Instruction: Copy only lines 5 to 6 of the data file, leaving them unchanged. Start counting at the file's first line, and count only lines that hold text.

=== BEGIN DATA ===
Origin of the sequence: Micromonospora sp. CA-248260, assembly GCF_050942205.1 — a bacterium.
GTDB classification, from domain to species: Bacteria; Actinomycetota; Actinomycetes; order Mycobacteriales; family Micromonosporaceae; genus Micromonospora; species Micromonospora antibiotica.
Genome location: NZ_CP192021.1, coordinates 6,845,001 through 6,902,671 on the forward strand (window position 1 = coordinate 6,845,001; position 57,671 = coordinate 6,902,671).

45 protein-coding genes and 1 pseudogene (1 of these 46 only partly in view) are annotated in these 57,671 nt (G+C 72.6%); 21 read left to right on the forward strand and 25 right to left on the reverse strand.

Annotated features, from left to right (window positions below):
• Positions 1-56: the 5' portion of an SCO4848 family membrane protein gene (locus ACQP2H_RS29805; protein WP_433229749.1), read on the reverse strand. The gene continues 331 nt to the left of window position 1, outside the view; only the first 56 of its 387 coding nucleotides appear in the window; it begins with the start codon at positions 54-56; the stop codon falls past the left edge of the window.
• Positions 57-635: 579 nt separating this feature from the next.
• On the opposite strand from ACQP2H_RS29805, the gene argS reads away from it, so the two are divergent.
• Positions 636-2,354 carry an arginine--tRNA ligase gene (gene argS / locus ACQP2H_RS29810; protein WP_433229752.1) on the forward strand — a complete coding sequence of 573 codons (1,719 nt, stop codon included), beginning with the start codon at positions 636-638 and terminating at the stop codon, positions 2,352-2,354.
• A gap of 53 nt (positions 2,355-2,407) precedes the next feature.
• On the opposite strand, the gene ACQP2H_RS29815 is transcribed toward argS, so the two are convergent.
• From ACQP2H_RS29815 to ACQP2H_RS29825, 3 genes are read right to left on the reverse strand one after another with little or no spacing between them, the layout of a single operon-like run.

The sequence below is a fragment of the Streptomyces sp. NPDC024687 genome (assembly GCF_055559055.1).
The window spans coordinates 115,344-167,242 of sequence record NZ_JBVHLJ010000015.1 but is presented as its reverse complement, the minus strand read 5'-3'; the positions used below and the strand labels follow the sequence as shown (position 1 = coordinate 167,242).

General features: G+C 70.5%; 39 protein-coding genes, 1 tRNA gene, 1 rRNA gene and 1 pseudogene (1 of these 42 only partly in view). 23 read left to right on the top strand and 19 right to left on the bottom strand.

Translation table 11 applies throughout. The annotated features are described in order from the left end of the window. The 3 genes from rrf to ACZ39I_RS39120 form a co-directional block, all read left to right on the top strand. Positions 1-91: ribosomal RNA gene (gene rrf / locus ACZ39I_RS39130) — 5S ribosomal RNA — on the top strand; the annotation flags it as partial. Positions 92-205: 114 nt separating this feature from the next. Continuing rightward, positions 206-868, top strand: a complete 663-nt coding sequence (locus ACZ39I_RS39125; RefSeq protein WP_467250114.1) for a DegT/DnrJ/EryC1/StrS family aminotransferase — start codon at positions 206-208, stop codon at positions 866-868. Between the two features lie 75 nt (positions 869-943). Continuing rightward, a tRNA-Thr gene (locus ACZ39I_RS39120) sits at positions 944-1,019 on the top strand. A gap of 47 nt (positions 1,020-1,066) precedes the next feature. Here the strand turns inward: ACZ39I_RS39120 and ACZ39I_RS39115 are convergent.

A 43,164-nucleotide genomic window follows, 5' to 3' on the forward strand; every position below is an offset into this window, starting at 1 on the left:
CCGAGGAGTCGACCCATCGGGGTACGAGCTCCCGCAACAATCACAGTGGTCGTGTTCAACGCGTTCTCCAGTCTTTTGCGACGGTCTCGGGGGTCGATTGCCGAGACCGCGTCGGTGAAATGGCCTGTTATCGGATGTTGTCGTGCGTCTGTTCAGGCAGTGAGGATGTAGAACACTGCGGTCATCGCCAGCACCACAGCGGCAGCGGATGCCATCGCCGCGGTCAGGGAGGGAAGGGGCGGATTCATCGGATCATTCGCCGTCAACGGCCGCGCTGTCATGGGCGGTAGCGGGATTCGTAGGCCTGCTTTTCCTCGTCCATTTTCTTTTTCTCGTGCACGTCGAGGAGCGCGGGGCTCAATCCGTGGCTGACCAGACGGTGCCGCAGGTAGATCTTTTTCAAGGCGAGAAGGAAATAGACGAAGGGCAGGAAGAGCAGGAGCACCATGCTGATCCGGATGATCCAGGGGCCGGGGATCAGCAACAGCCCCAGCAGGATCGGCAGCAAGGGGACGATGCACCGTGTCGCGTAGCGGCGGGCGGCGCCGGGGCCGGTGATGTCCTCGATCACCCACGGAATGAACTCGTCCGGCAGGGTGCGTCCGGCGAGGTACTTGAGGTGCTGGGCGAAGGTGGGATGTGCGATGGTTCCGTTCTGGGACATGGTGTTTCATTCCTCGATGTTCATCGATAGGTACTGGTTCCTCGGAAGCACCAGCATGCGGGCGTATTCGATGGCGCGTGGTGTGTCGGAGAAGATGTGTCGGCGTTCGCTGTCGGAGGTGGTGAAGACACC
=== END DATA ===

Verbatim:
Annotated features, from left to right (window positions below):
• Positions 1-56: the 5' portion of an SCO4848 family membrane protein gene (locus ACQP2H_RS29805; protein WP_433229749.1), read on the reverse strand. The gene continues 331 nt to the left of window position 1, outside the view; only the first 56 of its 387 coding nucleotides appear in the window; it begins with the start codon at positions 54-56; the stop codon falls past the left edge of the window.